David Ison appointed St Paul's new dean


Martha Linden
Tuesday 06 March 2012 15:37 GMT
The Very Rev Dr David Ison (left) and the Bishop of London, Richard Chartres
The Very Rev Dr David Ison (left) and the Bishop of London, Richard Chartres (PA)

A new dean of St Paul's Cathedral has been appointed nearly five months after his predecessor resigned in the wake of the row over anti-capitalist protesters camped outside the landmark church.

The Very Rev Dr David Ison, 57, Dean of Bradford, will take up the senior post in May, following the resignation of the Rt Rev Graeme Knowles on October 31.

The Rt Rev Knowles quit his post shortly before St Paul's announced that it was suspending legal action against the Occupy London protesters.

The protest forced a week-long closure of the cathedral, the first time it had been closed since the Second World War, after officials received a report by health and safety officials.

The protesters were finally evicted last week from outside St Paul's after legal action by the City of London Corporation.

The post of Canon Chancellor of St Paul's, vacant after Dr Giles Fraser resigned rather than see the protesters evicted by force, has not yet been filled.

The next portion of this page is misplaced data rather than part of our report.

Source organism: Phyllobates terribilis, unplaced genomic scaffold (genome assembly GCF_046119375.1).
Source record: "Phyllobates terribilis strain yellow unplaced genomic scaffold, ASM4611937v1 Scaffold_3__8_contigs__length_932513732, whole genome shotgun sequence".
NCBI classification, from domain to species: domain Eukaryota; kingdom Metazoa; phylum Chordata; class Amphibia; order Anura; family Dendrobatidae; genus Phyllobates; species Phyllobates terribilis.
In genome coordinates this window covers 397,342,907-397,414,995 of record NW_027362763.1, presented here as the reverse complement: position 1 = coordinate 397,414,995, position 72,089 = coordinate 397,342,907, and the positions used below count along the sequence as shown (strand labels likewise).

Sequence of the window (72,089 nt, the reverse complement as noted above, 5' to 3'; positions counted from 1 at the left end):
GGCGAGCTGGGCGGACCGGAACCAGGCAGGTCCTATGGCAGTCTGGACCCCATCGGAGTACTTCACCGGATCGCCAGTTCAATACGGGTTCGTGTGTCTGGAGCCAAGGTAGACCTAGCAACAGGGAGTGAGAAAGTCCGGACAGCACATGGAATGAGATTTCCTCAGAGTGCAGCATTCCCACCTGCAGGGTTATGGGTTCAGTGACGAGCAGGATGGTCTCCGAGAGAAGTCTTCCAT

Dr Ison, who is married with four children, has been Dean of Bradford since 2005.

"My appointment as Dean of St Paul's has been as unexpected for me as the vacancy itself was unanticipated," he said.

"The upheavals of the last few months at St Paul's, and the underlying spiritual, social, economic and political issues which they highlight for our country, are very much on the agenda for the Cathedral in London - but they are also issues for people, churches and cathedrals across the country.

"Even Bradford has had an Occupy camp, although it was in front of City Hall rather than at the Cathedral."

The Bishop of Bradford, the Rt Rev Nick Baines, said: "I am delighted that St Paul's Cathedral is to have as its new dean a man of such warmth, ability and stature as David Ison.

"I am sad that Bradford will be losing a dean who has done extraordinary work in the last six-and-a-half years for the good of the diocese, the city and its diverse people."


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